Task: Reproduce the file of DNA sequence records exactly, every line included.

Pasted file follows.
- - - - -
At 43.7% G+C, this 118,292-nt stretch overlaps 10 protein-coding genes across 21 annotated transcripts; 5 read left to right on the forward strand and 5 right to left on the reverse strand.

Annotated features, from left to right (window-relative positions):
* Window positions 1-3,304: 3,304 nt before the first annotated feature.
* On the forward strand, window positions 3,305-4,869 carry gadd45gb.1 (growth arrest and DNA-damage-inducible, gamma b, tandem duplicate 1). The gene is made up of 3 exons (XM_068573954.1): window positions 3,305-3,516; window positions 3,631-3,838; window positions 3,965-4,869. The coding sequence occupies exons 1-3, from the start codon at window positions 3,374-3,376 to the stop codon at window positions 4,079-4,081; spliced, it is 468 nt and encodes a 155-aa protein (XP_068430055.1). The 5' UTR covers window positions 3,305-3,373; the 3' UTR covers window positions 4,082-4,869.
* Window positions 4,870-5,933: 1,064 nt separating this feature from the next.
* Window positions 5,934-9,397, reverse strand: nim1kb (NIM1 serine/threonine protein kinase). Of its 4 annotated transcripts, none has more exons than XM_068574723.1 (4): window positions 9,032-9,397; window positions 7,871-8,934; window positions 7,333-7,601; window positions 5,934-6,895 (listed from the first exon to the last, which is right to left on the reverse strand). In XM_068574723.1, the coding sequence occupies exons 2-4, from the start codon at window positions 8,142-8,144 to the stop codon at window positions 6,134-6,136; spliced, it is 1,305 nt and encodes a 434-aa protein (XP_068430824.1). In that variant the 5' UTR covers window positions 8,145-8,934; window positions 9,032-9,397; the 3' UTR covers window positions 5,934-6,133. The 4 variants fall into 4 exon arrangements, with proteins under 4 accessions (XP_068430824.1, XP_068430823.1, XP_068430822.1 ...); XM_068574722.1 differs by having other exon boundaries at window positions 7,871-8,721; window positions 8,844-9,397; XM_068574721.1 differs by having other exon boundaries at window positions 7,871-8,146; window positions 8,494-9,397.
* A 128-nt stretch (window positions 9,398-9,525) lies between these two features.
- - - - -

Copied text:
At 43.7% G+C, this 118,292-nt stretch overlaps 10 protein-coding genes across 21 annotated transcripts; 5 read left to right on the forward strand and 5 right to left on the reverse strand.

Annotated features, from left to right (window-relative positions):
* Window positions 1-3,304: 3,304 nt before the first annotated feature.
* On the forward strand, window positions 3,305-4,869 carry gadd45gb.1 (growth arrest and DNA-damage-inducible, gamma b, tandem duplicate 1). The gene is made up of 3 exons (XM_068573954.1): window positions 3,305-3,516; window positions 3,631-3,838; window positions 3,965-4,869. The coding sequence occupies exons 1-3, from the start codon at window positions 3,374-3,376 to the stop codon at window positions 4,079-4,081; spliced, it is 468 nt and encodes a 155-aa protein (XP_068430055.1). The 5' UTR covers window positions 3,305-3,373; the 3' UTR covers window positions 4,082-4,869.
* Window positions 4,870-5,933: 1,064 nt separating this feature from the next.
* Window positions 5,934-9,397, reverse strand: nim1kb (NIM1 serine/threonine protein kinase). Of its 4 annotated transcripts, none has more exons than XM_068574723.1 (4): window positions 9,032-9,397; window positions 7,871-8,934; window positions 7,333-7,601; window positions 5,934-6,895 (listed from the first exon to the last, which is right to left on the reverse strand). In XM_068574723.1, the coding sequence occupies exons 2-4, from the start codon at window positions 8,142-8,144 to the stop codon at window positions 6,134-6,136; spliced, it is 1,305 nt and encodes a 434-aa protein (XP_068430824.1). In that variant the 5' UTR covers window positions 8,145-8,934; window positions 9,032-9,397; the 3' UTR covers window positions 5,934-6,133. The 4 variants fall into 4 exon arrangements, with proteins under 4 accessions (XP_068430824.1, XP_068430823.1, XP_068430822.1 ...); XM_068574722.1 differs by having other exon boundaries at window positions 7,871-8,721; window positions 8,844-9,397; XM_068574721.1 differs by having other exon boundaries at window positions 7,871-8,146; window positions 8,494-9,397.
* A 128-nt stretch (window positions 9,398-9,525) lies between these two features.